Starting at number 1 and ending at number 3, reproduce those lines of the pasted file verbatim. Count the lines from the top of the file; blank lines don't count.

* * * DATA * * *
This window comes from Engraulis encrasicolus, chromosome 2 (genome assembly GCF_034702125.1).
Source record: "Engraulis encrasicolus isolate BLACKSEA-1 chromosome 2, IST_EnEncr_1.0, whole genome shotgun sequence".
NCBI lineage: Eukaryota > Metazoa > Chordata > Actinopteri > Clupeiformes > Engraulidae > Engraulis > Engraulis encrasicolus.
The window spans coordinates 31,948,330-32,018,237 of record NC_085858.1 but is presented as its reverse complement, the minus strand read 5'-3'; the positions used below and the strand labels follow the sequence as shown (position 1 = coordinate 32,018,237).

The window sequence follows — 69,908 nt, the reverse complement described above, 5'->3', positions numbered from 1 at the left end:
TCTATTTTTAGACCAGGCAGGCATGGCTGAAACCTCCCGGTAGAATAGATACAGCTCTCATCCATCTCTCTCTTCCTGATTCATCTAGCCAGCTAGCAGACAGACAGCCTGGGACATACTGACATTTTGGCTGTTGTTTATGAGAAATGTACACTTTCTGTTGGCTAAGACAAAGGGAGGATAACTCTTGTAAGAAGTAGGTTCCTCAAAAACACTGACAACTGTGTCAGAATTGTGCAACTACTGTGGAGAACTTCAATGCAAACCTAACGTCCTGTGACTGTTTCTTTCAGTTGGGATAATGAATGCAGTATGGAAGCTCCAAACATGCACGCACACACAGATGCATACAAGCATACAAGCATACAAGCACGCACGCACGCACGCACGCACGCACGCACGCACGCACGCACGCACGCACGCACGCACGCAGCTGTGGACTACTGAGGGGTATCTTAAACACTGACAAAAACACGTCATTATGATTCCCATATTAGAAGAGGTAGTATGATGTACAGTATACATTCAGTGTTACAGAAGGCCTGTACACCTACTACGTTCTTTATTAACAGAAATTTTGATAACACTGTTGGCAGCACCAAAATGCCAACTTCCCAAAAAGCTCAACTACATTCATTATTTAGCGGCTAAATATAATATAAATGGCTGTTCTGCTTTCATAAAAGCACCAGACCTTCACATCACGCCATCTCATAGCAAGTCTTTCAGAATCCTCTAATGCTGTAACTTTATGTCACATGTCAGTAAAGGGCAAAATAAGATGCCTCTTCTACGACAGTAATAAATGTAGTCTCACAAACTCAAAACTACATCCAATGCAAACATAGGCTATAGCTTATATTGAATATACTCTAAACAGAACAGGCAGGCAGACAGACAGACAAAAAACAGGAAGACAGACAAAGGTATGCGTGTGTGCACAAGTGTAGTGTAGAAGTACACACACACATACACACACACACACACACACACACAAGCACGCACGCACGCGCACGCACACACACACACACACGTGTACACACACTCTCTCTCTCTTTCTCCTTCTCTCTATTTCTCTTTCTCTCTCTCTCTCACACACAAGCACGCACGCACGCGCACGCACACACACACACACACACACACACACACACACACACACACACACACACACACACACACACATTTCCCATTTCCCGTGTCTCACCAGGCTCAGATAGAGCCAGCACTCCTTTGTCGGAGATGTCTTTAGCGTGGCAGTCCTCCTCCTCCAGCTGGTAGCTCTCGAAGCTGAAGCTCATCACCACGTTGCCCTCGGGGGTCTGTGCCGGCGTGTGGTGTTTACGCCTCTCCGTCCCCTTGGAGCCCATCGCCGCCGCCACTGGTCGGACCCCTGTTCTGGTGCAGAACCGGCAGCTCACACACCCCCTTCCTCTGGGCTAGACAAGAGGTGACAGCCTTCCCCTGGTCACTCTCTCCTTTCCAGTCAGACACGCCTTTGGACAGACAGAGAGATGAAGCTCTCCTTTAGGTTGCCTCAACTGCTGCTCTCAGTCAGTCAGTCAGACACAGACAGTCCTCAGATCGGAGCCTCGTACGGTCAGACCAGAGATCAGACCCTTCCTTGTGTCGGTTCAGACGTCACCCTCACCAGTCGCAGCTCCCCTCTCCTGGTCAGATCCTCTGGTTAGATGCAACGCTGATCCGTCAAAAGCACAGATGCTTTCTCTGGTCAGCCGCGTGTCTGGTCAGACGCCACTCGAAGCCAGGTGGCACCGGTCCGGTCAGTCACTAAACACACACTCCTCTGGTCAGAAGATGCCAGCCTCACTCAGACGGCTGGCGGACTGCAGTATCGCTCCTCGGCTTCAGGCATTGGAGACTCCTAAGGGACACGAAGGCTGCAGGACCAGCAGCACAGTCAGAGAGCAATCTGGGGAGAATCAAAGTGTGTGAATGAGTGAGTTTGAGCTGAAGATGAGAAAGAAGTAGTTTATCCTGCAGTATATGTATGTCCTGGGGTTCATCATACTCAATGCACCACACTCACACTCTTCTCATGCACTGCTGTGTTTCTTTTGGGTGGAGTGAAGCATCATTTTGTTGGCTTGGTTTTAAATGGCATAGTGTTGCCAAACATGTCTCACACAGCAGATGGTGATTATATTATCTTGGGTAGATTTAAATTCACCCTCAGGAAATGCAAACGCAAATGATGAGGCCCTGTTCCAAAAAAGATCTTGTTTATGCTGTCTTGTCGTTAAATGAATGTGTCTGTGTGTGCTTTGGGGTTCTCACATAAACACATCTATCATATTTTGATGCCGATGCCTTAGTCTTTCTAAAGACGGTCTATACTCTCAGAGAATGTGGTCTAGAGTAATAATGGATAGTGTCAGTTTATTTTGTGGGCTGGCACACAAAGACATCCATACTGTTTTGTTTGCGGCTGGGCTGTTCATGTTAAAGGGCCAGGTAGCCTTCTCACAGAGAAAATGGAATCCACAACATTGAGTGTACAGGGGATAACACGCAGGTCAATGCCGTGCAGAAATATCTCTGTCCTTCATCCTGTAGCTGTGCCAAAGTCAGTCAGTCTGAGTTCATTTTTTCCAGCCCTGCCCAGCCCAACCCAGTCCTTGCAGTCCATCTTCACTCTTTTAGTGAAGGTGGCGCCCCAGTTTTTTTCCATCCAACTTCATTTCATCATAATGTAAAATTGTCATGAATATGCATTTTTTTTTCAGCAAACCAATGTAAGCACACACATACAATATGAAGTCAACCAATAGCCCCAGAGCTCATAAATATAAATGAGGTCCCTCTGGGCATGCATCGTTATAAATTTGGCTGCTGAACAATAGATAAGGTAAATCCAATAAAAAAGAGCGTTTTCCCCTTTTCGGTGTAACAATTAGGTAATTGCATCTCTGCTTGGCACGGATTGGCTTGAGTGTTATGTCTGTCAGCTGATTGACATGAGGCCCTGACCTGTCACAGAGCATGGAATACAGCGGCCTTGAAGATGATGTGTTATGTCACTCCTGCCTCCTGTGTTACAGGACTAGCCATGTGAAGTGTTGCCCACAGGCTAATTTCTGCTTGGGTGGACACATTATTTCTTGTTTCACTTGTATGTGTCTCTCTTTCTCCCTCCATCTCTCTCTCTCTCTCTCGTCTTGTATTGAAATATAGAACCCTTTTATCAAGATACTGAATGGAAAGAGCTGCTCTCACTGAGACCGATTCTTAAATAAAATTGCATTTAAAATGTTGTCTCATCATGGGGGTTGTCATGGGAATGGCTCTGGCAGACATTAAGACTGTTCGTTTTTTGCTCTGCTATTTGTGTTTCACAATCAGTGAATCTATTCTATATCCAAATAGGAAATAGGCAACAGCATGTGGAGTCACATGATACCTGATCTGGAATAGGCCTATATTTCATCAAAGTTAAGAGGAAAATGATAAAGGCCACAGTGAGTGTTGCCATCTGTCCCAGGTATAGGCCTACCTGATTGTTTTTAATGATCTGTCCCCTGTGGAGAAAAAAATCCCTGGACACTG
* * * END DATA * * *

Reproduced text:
This window comes from Engraulis encrasicolus, chromosome 2 (genome assembly GCF_034702125.1).
Source record: "Engraulis encrasicolus isolate BLACKSEA-1 chromosome 2, IST_EnEncr_1.0, whole genome shotgun sequence".
NCBI lineage: Eukaryota > Metazoa > Chordata > Actinopteri > Clupeiformes > Engraulidae > Engraulis > Engraulis encrasicolus.